If you have spent anytime in youth ministry, you have probably been yelled at by someone. It could be your senior pastor for not turning the lights off after an event, or a parent for not being home on time, from the janitor for leaving a mess in the fellowship hall or from your spouse for being out too many nights last week. Youth Ministry just breeds itself to have others tell you what you are doing wrong. I have been in youth ministries that weren’t much more than babysitting jobs, so whenever I tried to do something with students, I was yelled at. Right now, I am at a church that knows the importance of youth ministry in the lives of students, so I am given a much longer leash in which to mess up. I have been in the middle also.
Criticism is something the church isn’t short of. Everyone has an opinion of how you should be doing your job, whether good or bad. Our biggest job is discerning what to do with that criticism and how to keep it from dragging us down. Youth Pastors are known as risk-takers and that leaves us open to more criticism. We might not think that is fair but it is the nature of the beast. Most youth pastors are younger, so that also adds to it. So how do we handle criticism? What is the best course of action when someone comes into your office and lets their opinion fly?
- Be Courteous – Bite your tongue. The person in your office has a passion for what they are talking about, so listen to them. Whether you agree or not, let them get things off their chest. You won’t win by arguing or telling them they are wrong, even if they are. If you become combative, the person will only get more upset. Listen to them intently, take notes if you have to, be responsive to what they are saying and thank them for coming to talk to you.
- Pray for God’s Help – Once you are done talking, get on your knees and pray. Bring the matter to God and get His guidance. Resist the urge to email, twitter or text out bad things about the person or to complain to fellow co-workers about that specific person. Remember, we are the body and we need to act like it. Ask God to help you work with that person, to change yourself if need be or to work to change the person who criticized you. Only God can fix this, so let Him fix it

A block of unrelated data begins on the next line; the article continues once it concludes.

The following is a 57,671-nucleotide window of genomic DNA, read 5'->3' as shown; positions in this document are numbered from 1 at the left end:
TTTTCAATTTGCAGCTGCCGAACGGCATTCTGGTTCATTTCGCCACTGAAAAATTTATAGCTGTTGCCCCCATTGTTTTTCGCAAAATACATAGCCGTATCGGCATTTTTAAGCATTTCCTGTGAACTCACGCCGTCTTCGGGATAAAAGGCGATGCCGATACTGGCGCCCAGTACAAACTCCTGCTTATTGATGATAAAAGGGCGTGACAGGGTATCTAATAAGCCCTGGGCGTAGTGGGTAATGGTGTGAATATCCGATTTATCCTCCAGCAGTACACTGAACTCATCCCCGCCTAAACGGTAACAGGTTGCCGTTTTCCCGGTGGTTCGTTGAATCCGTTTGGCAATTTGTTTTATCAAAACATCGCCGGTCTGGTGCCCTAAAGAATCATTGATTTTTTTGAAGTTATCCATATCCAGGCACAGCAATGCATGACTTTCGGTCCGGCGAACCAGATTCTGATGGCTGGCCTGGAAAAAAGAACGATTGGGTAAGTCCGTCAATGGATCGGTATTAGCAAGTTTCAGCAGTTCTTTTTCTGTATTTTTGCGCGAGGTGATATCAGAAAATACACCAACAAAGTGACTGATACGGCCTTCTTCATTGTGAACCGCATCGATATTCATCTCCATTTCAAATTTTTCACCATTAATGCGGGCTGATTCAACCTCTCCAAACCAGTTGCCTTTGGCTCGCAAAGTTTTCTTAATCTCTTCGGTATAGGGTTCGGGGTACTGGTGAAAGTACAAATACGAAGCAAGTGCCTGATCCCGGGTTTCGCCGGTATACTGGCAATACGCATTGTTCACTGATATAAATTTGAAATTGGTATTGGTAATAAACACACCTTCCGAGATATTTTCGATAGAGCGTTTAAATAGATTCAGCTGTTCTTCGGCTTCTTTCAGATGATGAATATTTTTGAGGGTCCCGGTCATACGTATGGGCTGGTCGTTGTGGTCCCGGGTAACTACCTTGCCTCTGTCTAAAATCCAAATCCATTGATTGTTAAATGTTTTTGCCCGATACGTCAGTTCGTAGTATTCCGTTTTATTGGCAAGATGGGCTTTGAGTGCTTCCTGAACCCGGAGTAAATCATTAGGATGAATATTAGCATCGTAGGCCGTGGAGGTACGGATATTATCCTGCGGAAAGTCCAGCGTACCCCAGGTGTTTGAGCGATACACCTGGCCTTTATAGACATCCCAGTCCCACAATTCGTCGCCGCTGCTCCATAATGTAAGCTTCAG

- Talk to a Senior Pastor/Mentor/Friend/Adult Leader – Talk with your close friends about the issue. Let them give you their honest opinions. This will help you filter through any pain or hurt in the person who criticized you. Talking with a friend will help you get a handle on the criticism and give you an outside opinion.
- Make Changes If Necessary – Once you have brought the issue before God and talked with friends, make changes if necessary. If there was something you did wrong, apologize and promise to never do it again. If it is a ministry change, make a plan to change for the good. Not all criticism is about change. If possible, bring the person who criticized you into the planning process. Maybe it is a program you aren’t offering, let that person help lead it. Turn your “enemies” into ministry partners.
- Let All Criticism Bounce Off You – This is the biggest thing you need to remember. Criticism is a part of being a youth pastor (or senior pastor). It is sad that people in the church can be mean about things but we must respond with love. Do you best to let any issues become motivation to do a better job. You can’t let criticism bring you down. Know that most of the time, people really are trying to help but can’t express themselves correctly. Do your best to deal with the situation and then forget it.
When I lived in Nashville I would meet weekly with my best friend who was also a youth pastor and we would sit and complain, laugh and plan the entire time. We would both bring issues to the table to get help on. He was a great sounding board for me and help me deal with tons of criticism. Do your best to keep your Senior Pastor in the loop also, they hate not knowing what is going on. Don’t bog them down with details but give them a heads up email or voice mail. You will earn brownie points for it. My pastor is always “grateful” when I let him know of any potential issues that might come up.
Remember that God is in charge and knows what you are going through. His power will help us overcome any problems, criticism or obstacles in our ministry. Keep Him first and the rest will fall into place.